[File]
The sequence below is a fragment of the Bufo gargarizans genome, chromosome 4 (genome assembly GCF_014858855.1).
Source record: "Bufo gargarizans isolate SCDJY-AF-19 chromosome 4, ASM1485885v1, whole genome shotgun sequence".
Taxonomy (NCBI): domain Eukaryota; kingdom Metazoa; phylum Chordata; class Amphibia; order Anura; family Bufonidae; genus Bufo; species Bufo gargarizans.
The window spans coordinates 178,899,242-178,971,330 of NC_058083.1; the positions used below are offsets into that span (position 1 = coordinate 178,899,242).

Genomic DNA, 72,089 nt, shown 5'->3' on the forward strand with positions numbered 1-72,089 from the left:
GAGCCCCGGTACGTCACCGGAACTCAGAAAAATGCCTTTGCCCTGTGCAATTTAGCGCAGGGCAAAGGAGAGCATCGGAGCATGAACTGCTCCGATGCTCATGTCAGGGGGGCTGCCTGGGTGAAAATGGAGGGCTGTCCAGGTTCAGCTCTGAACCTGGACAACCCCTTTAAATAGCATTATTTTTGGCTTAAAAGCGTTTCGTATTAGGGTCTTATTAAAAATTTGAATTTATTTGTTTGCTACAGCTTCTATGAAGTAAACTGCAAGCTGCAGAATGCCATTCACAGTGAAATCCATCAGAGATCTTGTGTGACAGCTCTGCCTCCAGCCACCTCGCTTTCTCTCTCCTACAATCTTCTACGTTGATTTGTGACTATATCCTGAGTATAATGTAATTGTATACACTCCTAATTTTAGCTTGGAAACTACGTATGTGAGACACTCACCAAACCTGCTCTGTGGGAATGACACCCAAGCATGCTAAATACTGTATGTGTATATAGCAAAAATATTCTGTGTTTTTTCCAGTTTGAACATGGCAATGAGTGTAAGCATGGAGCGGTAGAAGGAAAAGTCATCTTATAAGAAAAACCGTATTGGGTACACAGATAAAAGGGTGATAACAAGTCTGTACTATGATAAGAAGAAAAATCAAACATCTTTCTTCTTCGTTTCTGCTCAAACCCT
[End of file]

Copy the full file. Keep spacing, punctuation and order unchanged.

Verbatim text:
The sequence below is a fragment of the Bufo gargarizans genome, chromosome 4 (genome assembly GCF_014858855.1).
Source record: "Bufo gargarizans isolate SCDJY-AF-19 chromosome 4, ASM1485885v1, whole genome shotgun sequence".
Taxonomy (NCBI): domain Eukaryota; kingdom Metazoa; phylum Chordata; class Amphibia; order Anura; family Bufonidae; genus Bufo; species Bufo gargarizans.
The window spans coordinates 178,899,242-178,971,330 of NC_058083.1; the positions used below are offsets into that span (position 1 = coordinate 178,899,242).

Genomic DNA, 72,089 nt, shown 5'->3' on the forward strand with positions numbered 1-72,089 from the left:
GAGCCCCGGTACGTCACCGGAACTCAGAAAAATGCCTTTGCCCTGTGCAATTTAGCGCAGGGCAAAGGAGAGCATCGGAGCATGAACTGCTCCGATGCTCATGTCAGGGGGGCTGCCTGGGTGAAAATGGAGGGCTGTCCAGGTTCAGCTCTGAACCTGGACAACCCCTTTAAATAGCATTATTTTTGGCTTAAAAGCGTTTCGTATTAGGGTCTTATTAAAAATTTGAATTTATTTGTTTGCTACAGCTTCTATGAAGTAAACTGCAAGCTGCAGAATGCCATTCACAGTGAAATCCATCAGAGATCTTGTGTGACAGCTCTGCCTCCAGCCACCTCGCTTTCTCTCTCCTACAATCTTCTACGTTGATTTGTGACTATATCCTGAGTATAATGTAATTGTATACACTCCTAATTTTAGCTTGGAAACTACGTATGTGAGACACTCACCAAACCTGCTCTGTGGGAATGACACCCAAGCATGCTAAATACTGTATGTGTATATAGCAAAAATATTCTGTGTTTTTTCCAGTTTGAACATGGCAATGAGTGTAAGCATGGAGCGGTAGAAGGAAAAGTCATCTTATAAGAAAAACCGTATTGGGTACACAGATAAAAGGGTGATAACAAGTCTGTACTATGATAAGAAGAAAAATCAAACATCTTTCTTCTTCGTTTCTGCTCAAACCCT